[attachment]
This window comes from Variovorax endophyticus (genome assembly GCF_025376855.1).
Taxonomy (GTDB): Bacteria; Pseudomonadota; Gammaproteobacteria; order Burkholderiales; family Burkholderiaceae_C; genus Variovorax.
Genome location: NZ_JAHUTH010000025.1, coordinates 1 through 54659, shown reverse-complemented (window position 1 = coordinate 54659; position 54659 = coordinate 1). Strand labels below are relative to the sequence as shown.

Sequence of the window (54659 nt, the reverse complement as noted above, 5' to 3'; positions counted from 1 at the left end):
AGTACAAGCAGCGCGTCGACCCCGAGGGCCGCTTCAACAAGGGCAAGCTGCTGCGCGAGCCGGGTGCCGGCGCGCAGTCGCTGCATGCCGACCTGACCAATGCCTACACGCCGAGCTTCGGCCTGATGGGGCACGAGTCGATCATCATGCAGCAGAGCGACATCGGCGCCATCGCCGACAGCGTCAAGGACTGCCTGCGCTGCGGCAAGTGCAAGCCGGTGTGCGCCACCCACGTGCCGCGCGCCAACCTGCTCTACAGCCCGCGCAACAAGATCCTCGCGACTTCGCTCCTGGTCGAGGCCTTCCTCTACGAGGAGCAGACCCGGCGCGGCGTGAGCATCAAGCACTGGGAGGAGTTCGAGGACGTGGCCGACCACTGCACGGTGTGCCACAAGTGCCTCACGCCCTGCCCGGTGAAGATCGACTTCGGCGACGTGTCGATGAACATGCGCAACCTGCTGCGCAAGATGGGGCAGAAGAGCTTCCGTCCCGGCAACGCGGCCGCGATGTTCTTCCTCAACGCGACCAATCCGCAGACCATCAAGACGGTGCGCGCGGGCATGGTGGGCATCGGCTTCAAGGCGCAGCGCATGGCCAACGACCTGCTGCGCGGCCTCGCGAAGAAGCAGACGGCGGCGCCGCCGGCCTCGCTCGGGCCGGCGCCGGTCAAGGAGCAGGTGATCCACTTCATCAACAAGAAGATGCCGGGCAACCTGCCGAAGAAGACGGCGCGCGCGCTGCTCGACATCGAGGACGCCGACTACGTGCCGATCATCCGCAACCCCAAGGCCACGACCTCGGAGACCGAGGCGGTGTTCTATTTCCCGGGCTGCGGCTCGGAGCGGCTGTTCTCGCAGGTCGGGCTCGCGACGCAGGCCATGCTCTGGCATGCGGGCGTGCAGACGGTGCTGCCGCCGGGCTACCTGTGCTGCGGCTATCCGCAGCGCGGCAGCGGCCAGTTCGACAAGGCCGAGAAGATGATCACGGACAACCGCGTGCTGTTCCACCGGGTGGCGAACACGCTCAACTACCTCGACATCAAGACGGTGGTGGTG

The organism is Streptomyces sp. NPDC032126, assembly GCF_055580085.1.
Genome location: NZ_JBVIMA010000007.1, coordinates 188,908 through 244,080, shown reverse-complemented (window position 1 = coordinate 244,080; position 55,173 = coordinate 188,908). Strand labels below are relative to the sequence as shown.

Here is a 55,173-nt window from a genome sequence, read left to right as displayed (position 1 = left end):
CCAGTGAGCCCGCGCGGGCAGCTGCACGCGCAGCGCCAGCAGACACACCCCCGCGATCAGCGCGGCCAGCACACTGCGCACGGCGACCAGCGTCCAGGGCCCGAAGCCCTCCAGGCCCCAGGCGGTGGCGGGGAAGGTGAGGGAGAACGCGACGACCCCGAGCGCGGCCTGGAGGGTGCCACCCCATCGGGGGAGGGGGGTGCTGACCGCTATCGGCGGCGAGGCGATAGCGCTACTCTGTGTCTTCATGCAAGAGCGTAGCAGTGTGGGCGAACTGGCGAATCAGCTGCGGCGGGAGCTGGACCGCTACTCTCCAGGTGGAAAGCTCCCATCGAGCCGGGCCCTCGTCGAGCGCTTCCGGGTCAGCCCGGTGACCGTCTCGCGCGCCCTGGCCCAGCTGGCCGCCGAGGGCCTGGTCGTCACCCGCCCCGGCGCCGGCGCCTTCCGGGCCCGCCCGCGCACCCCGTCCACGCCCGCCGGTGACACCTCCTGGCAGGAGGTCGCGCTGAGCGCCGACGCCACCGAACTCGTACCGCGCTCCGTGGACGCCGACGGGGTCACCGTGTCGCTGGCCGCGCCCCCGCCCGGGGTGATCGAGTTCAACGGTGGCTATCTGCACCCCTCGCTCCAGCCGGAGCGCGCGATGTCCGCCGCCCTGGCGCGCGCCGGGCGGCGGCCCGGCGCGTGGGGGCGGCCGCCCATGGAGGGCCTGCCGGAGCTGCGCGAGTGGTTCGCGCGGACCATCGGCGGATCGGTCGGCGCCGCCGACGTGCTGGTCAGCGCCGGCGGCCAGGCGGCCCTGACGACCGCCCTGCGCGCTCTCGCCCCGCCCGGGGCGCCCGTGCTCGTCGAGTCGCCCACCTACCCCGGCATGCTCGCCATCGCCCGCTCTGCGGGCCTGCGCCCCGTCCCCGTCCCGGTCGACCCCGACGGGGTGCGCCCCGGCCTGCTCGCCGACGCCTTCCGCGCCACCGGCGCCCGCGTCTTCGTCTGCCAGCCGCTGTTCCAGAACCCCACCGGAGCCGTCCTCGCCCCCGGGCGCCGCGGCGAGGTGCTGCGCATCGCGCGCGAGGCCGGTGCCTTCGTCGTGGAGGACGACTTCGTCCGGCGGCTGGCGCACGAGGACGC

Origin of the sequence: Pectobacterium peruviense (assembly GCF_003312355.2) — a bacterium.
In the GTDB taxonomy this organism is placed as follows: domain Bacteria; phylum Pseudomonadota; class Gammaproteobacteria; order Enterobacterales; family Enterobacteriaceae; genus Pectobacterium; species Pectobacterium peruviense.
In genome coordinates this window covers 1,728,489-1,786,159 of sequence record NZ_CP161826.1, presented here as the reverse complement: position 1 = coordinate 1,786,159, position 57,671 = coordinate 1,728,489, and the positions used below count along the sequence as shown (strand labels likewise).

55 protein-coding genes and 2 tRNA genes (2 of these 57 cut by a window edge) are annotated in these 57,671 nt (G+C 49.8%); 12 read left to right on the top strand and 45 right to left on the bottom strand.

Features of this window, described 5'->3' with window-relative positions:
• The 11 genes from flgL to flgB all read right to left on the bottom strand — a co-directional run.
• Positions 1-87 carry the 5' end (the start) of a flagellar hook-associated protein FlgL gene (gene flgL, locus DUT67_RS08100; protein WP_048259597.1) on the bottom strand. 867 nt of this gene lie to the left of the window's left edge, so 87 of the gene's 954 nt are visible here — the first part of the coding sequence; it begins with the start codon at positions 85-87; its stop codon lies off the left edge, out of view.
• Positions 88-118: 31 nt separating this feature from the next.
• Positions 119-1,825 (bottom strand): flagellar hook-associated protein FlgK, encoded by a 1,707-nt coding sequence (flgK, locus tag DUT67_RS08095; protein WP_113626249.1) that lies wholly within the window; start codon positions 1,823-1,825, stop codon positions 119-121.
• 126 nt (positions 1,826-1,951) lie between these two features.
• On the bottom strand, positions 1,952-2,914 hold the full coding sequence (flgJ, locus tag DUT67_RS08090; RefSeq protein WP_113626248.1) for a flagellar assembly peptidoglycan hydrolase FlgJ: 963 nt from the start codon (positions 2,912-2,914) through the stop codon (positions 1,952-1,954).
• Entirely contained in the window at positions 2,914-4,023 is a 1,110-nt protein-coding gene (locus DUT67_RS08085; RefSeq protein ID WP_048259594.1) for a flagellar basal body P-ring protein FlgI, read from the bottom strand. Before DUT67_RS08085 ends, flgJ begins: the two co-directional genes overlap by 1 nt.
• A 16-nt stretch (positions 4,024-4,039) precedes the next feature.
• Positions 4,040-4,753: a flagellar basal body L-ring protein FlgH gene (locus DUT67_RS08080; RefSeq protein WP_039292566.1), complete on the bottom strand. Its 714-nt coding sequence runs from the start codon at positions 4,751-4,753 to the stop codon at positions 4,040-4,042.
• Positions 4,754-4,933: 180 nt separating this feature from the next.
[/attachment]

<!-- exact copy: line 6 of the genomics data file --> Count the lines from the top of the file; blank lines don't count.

The organism is Streptomyces sp. NPDC032126, assembly GCF_055580085.1.